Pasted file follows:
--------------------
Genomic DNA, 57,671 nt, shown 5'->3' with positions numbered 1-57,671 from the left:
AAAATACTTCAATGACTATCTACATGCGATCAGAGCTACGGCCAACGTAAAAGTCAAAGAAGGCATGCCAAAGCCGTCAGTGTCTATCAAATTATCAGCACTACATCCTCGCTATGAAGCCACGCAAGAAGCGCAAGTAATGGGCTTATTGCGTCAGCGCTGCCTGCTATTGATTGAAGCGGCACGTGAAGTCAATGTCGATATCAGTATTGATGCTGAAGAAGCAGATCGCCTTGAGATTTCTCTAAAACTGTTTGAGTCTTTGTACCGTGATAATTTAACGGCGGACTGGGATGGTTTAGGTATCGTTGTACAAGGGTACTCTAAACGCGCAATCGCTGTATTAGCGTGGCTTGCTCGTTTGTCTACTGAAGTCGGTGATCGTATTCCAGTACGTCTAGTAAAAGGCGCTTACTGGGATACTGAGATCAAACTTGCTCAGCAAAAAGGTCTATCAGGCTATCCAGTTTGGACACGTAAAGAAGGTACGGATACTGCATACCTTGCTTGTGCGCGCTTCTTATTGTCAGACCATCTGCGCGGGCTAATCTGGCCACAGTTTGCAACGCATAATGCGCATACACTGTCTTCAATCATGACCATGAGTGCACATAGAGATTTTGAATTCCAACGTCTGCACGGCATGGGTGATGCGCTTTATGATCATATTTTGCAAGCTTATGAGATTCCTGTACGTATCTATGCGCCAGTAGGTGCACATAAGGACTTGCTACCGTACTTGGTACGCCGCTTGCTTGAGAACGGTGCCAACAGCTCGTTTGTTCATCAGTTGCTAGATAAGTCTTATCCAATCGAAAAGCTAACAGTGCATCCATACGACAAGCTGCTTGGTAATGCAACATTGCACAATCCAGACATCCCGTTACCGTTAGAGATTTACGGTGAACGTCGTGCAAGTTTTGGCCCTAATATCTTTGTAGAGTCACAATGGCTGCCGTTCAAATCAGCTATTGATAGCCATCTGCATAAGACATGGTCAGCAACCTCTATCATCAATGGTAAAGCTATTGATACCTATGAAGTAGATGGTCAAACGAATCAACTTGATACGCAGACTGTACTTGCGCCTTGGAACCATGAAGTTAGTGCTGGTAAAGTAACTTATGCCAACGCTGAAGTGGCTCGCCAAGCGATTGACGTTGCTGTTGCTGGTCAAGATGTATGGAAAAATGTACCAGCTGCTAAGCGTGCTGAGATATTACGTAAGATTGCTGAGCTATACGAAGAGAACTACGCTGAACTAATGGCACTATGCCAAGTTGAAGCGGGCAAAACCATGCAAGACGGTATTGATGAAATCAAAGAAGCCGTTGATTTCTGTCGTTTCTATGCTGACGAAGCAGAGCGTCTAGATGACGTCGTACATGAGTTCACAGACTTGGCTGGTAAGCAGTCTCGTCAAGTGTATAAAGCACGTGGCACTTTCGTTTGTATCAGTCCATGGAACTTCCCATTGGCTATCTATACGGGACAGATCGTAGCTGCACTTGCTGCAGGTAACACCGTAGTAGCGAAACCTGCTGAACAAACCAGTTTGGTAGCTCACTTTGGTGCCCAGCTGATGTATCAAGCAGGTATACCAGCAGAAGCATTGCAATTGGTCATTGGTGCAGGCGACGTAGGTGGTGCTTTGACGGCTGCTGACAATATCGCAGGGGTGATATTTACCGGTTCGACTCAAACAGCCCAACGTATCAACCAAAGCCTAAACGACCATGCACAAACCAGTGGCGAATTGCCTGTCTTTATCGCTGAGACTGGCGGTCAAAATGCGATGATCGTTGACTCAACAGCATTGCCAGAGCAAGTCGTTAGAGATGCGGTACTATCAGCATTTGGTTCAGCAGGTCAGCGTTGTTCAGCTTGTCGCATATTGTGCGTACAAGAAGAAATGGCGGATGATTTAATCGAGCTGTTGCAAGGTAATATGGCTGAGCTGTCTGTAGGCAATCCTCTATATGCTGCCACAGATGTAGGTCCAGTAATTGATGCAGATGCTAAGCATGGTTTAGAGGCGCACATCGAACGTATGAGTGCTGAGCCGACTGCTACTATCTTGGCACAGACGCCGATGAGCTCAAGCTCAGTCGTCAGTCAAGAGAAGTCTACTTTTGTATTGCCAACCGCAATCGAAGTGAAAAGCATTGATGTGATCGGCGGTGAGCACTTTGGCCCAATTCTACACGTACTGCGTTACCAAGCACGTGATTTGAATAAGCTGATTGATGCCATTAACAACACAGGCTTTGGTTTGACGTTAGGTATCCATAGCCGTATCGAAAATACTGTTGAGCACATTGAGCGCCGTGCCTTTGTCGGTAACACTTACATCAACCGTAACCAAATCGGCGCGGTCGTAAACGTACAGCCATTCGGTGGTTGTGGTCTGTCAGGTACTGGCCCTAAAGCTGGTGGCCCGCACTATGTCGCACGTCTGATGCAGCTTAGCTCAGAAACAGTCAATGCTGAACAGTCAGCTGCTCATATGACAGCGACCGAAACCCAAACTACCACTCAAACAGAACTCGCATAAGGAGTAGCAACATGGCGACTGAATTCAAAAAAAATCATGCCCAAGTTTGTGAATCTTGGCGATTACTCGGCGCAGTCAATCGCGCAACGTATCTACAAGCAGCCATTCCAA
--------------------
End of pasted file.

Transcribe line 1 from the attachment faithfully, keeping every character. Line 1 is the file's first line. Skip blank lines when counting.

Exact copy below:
Genomic DNA, 57,671 nt, shown 5'->3' with positions numbered 1-57,671 from the left: